The National Science Foundation and the Debate over Postwar Research Policy, 1942-1945: A Political Interpretation of Science--The Endless Frontier

  title={The National Science Foundation and the Debate over Postwar Research Policy, 1942-1945: A Political Interpretation of Science--The Endless Frontier},
  author={Daniel J. Kevles},
  pages={5 - 26}
  • D. Kevles
  • Published 1 August 1975
  • Political Science
  • Isis
TO DATE, the origins of Science-The Endless Frontier, the celebrated report issued in 1945 by Vannevar Bush and subsequently so influential in the shaping of the National Science Foundation, remain obscure behind the veil of memory. Bush, the director of the wartime Office of Scientific Research and Development (OSRD), later attributed the conception of the report to a casual conversation with President Franklin D. Roosevelt, who asked for it when Bush remarked that science might well languish…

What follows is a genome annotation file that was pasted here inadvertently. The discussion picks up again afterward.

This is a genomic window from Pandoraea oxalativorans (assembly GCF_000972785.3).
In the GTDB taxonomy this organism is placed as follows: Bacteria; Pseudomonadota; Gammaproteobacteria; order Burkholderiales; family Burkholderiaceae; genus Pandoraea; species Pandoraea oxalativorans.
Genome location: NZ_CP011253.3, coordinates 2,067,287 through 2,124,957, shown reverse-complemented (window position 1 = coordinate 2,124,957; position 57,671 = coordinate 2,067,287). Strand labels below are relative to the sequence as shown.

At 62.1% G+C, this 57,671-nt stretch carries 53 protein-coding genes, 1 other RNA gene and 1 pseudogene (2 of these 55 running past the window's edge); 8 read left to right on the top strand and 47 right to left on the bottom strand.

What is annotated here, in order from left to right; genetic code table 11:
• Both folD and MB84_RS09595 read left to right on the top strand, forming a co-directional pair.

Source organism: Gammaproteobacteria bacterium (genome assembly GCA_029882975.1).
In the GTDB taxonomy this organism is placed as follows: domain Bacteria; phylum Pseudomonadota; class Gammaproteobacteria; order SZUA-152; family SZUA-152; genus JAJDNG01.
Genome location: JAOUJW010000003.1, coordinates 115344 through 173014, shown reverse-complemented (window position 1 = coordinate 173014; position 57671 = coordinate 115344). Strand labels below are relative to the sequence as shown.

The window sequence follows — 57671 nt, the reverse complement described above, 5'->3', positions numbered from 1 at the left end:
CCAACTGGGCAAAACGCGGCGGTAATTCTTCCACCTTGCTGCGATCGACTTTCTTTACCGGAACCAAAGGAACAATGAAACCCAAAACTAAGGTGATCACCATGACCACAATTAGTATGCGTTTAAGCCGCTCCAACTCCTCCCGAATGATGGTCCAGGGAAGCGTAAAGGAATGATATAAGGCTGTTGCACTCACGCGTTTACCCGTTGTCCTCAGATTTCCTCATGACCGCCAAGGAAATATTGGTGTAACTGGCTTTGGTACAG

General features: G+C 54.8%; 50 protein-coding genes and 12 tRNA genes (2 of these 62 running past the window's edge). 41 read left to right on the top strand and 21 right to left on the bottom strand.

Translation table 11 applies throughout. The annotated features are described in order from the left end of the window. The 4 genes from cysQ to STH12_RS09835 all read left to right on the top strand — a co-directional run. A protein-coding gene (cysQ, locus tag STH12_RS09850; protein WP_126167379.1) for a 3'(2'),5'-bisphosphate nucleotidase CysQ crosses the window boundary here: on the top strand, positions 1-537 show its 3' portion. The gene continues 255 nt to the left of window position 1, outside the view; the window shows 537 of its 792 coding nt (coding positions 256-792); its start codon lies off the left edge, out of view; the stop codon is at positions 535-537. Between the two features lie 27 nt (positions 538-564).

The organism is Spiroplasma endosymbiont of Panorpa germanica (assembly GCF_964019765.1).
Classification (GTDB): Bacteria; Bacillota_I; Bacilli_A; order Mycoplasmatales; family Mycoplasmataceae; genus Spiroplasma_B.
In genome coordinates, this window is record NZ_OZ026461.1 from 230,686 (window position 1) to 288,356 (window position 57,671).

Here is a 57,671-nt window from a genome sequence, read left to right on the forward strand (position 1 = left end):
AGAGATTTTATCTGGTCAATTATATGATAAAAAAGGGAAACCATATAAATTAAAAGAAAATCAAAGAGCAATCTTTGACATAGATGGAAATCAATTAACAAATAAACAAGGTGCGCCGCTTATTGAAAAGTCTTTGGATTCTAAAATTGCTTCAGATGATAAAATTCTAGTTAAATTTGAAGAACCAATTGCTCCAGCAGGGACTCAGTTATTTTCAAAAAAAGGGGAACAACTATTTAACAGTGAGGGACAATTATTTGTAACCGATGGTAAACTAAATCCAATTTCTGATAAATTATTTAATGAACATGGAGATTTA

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  • Political Science
    Centaurus; international magazine of the history of science and medicine
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  • Political Science
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Established to mobilize science during the Second World War, the Office of Scientific Research and Development (OSRD) and its director, Vannevar Bush, created new weapons as well as a new

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  • M. Solovey
  • Sociology
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It is proposed that the postwar National Science Foundation debate constituted a critical, transitional episode in American social science and partisan politics and has a deep historical significance for the social sciences, for American liberalism, and for the nation.

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Postwar Planning; Bush, Science-The Endless Frontier, p. 2. 67Lyman Chalkley to Carroll L. Wilson

  • The Endless Frontier

Webb's arguments were based on a memo by Don K. Price. See "D. K. Price's Memorandum on the National Science Foundation

  • Budget, Ser. 39